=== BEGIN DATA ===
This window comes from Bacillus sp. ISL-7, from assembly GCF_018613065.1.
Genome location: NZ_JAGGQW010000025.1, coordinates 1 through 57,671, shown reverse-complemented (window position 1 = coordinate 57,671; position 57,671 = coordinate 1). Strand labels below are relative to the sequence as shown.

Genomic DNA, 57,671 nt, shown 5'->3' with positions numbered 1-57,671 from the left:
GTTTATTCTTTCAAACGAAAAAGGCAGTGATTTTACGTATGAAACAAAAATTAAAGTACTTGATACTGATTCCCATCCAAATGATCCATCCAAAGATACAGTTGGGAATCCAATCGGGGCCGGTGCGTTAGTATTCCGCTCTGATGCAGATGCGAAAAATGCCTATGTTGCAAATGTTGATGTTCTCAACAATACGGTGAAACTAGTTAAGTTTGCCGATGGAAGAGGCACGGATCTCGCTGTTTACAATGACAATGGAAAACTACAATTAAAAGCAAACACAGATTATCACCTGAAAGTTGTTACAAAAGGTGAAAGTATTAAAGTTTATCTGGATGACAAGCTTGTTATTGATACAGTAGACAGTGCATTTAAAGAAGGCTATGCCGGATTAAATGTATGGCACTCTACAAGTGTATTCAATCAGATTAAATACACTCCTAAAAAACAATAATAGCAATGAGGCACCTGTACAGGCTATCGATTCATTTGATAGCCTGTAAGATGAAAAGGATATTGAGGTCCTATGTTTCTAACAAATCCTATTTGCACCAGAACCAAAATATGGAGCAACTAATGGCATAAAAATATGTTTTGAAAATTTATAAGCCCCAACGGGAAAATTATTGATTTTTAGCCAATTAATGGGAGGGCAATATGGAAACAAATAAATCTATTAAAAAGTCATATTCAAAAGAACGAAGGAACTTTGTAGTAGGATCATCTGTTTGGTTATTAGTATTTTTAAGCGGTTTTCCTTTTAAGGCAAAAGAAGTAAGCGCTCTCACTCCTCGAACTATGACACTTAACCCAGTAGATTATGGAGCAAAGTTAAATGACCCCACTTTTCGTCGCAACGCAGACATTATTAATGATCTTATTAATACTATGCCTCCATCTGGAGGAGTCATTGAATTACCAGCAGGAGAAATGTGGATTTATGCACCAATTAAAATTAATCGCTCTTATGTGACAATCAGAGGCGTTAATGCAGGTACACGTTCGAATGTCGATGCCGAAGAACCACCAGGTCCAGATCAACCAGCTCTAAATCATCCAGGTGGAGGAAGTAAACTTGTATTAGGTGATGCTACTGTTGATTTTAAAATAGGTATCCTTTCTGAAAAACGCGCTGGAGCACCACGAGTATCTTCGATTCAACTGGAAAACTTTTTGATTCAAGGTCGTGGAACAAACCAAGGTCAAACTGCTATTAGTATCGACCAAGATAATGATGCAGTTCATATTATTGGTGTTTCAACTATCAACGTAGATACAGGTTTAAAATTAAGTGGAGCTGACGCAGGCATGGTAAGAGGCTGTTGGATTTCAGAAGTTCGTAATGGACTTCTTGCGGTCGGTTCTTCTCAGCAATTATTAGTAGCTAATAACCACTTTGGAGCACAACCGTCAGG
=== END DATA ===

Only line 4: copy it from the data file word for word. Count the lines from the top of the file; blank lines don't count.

GTTTATTCTTTCAAACGAAAAAGGCAGTGATTTTACGTATGAAACAAAAATTAAAGTACTTGATACTGATTCCCATCCAAATGATCCATCCAAAGATACAGTTGGGAATCCAATCGGGGCCGGTGCGTTAGTATTCCGCTCTGATGCAGATGCGAAAAATGCCTATGTTGCAAATGTTGATGTTCTCAACAATACGGTGAAACTAGTTAAGTTTGCCGATGGAAGAGGCACGGATCTCGCTGTTTACAATGACAATGGAAAACTACAATTAAAAGCAAACACAGATTATCACCTGAAAGTTGTTACAAAAGGTGAAAGTATTAAAGTTTATCTGGATGACAAGCTTGTTATTGATACAGTAGACAGTGCATTTAAAGAAGGCTATGCCGGATTAAATGTATGGCACTCTACAAGTGTATTCAATCAGATTAAATACACTCCTAAAAAACAATAATAGCAATGAGGCACCTGTACAGGCTATCGATTCATTTGATAGCCTGTAAGATGAAAAGGATATTGAGGTCCTATGTTTCTAACAAATCCTATTTGCACCAGAACCAAAATATGGAGCAACTAATGGCATAAAAATATGTTTTGAAAATTTATAAGCCCCAACGGGAAAATTATTGATTTTTAGCCAATTAATGGGAGGGCAATATGGAAACAAATAAATCTATTAAAAAGTCATATTCAAAAGAACGAAGGAACTTTGTAGTAGGATCATCTGTTTGGTTATTAGTATTTTTAAGCGGTTTTCCTTTTAAGGCAAAAGAAGTAAGCGCTCTCACTCCTCGAACTATGACACTTAACCCAGTAGATTATGGAGCAAAGTTAAATGACCCCACTTTTCGTCGCAACGCAGACATTATTAATGATCTTATTAATACTATGCCTCCATCTGGAGGAGTCATTGAATTACCAGCAGGAGAAATGTGGATTTATGCACCAATTAAAATTAATCGCTCTTATGTGACAATCAGAGGCGTTAATGCAGGTACACGTTCGAATGTCGATGCCGAAGAACCACCAGGTCCAGATCAACCAGCTCTAAATCATCCAGGTGGAGGAAGTAAACTTGTATTAGGTGATGCTACTGTTGATTTTAAAATAGGTATCCTTTCTGAAAAACGCGCTGGAGCACCACGAGTATCTTCGATTCAACTGGAAAACTTTTTGATTCAAGGTCGTGGAACAAACCAAGGTCAAACTGCTATTAGTATCGACCAAGATAATGATGCAGTTCATATTATTGGTGTTTCAACTATCAACGTAGATACAGGTTTAAAATTAAGTGGAGCTGACGCAGGCATGGTAAGAGGCTGTTGGATTTCAGAAGTTCGTAATGGACTTCTTGCGGTCGGTTCTTCTCAGCAATTATTAGTAGCTAATAACCACTTTGGAGCACAACCGTCAGG